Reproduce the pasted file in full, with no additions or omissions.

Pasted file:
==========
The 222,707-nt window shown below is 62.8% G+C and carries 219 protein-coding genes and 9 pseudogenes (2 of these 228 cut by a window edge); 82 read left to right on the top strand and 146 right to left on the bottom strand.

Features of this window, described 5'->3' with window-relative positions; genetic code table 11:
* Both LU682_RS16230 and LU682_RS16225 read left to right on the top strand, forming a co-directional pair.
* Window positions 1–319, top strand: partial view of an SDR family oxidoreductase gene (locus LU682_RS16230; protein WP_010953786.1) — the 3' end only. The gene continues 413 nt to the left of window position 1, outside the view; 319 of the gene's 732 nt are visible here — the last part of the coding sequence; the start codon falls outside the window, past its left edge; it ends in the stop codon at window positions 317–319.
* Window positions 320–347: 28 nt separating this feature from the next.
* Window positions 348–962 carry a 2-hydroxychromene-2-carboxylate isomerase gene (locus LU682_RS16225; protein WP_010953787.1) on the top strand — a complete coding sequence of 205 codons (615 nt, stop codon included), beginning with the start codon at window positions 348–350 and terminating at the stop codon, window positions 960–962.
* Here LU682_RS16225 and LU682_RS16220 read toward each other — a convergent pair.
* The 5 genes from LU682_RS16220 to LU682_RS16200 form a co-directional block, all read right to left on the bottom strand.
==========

The 222,707-nt window shown below is 62.8% G+C and carries 219 protein-coding genes and 9 pseudogenes (2 of these 228 cut by a window edge); 82 read left to right on the top strand and 146 right to left on the bottom strand.

Features of this window, described 5'->3' with window-relative positions; genetic code table 11:
* Both LU682_RS16230 and LU682_RS16225 read left to right on the top strand, forming a co-directional pair.
* Window positions 1–319, top strand: partial view of an SDR family oxidoreductase gene (locus LU682_RS16230; protein WP_010953786.1) — the 3' end only. The gene continues 413 nt to the left of window position 1, outside the view; 319 of the gene's 732 nt are visible here — the last part of the coding sequence; the start codon falls outside the window, past its left edge; it ends in the stop codon at window positions 317–319.
* Window positions 320–347: 28 nt separating this feature from the next.
* Window positions 348–962 carry a 2-hydroxychromene-2-carboxylate isomerase gene (locus LU682_RS16225; protein WP_010953787.1) on the top strand — a complete coding sequence of 205 codons (615 nt, stop codon included), beginning with the start codon at window positions 348–350 and terminating at the stop codon, window positions 960–962.
* Here LU682_RS16225 and LU682_RS16220 read toward each other — a convergent pair.
* The 5 genes from LU682_RS16220 to LU682_RS16200 form a co-directional block, all read right to left on the bottom strand.